• 24th Battery:  No report. Not organized August 1863.  However, the battery does appear as assigned to the Department of Ohio with Lieutenant James W. Gamble assigned command of recruits gathered at Camp Dennison.
  • 25th Battery: At Camp Forsyth, Missouri with four 6-pdr field guns and two 3-inch Ordnance rifles. Formed as the 3rd Battery Kansas Artillery, this battery was re-designated as the 25th Ohio Independent Light Battery in February 1863.  Captain  Julius L. Hadley was in command.  Battery assigned to the Department of the Missouri.
  • 26th Battery: Not listed.  This battery was actually Company F, 32nd Ohio Infantry, detached for artillery service.  It was among those units surrendered at Harpers Ferry on September 15, 1862 (thus no report).  Upon receiving their exchange, the battery resumed duty as infantry in Company F.  This began a curious story where by Captain Theobold D. Yost’s men were sometimes a battery and other times infantry.  Only in December 1863 was the 26th permanently established.

So we see the service of these twelve batteries was mostly west of the Appalachians.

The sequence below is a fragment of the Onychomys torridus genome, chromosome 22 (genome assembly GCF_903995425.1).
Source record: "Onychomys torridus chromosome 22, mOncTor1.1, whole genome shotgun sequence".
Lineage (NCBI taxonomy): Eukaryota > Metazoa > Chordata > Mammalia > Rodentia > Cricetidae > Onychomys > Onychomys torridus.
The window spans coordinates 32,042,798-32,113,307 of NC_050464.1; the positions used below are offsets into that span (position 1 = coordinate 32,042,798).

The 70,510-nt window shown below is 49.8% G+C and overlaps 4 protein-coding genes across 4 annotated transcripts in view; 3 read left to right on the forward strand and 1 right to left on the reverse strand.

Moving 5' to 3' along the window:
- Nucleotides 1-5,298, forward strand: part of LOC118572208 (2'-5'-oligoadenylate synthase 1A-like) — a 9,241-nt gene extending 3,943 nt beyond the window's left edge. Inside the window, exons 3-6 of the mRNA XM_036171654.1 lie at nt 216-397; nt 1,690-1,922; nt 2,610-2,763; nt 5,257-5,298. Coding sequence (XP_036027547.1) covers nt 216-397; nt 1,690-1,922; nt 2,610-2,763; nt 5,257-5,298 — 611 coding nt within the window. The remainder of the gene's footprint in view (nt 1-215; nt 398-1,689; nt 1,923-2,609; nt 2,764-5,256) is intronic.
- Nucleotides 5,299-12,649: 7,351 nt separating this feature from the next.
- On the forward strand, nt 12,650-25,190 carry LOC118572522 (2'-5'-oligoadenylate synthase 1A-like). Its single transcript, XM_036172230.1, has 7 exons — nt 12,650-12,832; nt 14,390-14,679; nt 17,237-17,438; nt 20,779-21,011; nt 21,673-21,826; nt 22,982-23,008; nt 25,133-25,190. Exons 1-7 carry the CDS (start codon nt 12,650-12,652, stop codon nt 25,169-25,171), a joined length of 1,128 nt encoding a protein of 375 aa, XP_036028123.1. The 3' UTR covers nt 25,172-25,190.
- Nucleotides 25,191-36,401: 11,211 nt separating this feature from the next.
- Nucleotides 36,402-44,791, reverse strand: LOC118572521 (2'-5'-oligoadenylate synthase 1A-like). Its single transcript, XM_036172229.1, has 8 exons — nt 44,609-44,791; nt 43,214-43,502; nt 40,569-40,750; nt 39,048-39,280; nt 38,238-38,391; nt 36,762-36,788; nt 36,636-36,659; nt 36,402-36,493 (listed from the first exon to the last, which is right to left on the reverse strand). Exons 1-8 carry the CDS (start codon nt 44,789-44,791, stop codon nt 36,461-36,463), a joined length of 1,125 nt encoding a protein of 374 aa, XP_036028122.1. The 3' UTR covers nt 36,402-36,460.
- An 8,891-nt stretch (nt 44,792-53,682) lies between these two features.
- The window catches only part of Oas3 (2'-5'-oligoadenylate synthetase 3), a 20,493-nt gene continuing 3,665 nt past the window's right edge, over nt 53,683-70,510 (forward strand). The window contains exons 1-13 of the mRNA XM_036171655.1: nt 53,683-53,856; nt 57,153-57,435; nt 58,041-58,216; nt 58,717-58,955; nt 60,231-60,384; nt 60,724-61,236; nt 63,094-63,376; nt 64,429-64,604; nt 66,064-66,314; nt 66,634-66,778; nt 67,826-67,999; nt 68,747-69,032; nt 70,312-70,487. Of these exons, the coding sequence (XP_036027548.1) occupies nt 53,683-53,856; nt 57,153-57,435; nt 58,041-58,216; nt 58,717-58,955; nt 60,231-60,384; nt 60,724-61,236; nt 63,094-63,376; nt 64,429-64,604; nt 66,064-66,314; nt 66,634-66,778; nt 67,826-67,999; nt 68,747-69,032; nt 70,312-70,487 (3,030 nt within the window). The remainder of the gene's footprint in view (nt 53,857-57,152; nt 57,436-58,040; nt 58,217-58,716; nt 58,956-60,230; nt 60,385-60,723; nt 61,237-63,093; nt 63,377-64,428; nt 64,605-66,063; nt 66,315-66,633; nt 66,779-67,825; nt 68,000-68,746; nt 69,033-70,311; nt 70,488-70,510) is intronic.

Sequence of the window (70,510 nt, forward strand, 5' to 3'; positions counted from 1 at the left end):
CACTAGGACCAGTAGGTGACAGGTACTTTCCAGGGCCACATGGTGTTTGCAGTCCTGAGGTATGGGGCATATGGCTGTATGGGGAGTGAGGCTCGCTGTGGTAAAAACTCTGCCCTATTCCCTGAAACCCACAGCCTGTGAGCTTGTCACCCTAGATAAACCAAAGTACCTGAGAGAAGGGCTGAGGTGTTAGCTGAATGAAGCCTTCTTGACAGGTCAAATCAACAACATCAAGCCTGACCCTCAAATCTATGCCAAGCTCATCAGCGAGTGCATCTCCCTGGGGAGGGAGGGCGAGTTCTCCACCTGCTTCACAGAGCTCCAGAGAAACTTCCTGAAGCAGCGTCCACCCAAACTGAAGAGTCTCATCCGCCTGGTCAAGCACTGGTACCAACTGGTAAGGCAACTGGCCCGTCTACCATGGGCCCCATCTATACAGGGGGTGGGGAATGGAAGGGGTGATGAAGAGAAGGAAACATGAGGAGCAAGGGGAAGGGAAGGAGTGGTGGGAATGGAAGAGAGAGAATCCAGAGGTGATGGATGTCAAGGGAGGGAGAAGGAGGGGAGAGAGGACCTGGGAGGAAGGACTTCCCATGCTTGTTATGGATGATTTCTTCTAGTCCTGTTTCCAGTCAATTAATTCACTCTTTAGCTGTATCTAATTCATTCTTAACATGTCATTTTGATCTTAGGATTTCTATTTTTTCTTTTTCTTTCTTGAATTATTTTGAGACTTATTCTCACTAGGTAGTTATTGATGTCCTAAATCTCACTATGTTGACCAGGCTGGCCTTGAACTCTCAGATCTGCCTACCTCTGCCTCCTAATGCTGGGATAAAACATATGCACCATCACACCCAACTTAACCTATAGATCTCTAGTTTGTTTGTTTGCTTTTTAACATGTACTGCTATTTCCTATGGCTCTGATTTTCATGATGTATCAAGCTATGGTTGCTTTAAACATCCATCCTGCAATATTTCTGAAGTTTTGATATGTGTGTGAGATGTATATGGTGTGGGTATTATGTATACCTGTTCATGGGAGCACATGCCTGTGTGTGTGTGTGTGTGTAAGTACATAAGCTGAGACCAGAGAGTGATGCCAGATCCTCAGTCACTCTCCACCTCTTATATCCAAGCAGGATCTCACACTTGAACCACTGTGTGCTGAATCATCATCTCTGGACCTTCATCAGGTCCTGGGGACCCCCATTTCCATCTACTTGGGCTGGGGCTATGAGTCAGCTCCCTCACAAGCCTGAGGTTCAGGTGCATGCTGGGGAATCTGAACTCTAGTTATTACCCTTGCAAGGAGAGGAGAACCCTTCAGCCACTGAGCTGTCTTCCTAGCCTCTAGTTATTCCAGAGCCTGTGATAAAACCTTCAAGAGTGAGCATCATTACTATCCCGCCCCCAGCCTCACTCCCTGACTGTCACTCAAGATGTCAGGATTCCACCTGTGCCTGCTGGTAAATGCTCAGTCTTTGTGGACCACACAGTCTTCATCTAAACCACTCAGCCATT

Moving to the ammunition totals, we start with the smoothbore projectiles on hand:

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The totals match well with the weapons reported, with one exception:

  • 15th Battery: 412 shot, 252 case, and 167 canister for 6-pdr field guns.
  • 16th Battery: 184 shot, 167 case, and 98 canister for 6-pdr field guns.
  • 19th Battery: 76 shot, 236 shell, 176 case, and 203 canister for 12-pdr Napoleons.
  • 20th Battery: 50 shot, 80 shell, 132 case, and 50 canister for 12-pdr Napoleons.
  • 21st Battery: 504 shot, 504 case, and 168 (or 468) canister for 12-pdr Napoleons.  But also reporting 168 shell for 12-pdr field howitzers.
  • 25th Battery: 400 shot, 240 case, and 160 canister for 6-pdr field guns.

The presence of 12-pdr howitzer shells in the 21st Battery may simply be a transcription error.  And may simply be inconsequential given the battery’s status at Camp Dennison.

Moving to the rifled projectiles, we find all batteries with rifles reporting some Hotchkiss-type on hand:

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From the top:

  • 15th Battery: 313 shot and 356 fuse shell for 3.80-inch James.
  • 18th Battery: 158 canister, 142 percussion shell, 765 fuse shell, and 574 bullet shell for 3-inch rifles.
  • 20th Battery: 184 canister, 306 percussion shell, 110 fuse shell, and 160 bullet shell for 3-inch rifles.
  • 25th Battery: 80 canister, 67 percussion shell, 92 fuse shell, and 160 bullet shell for 3-inch rifles.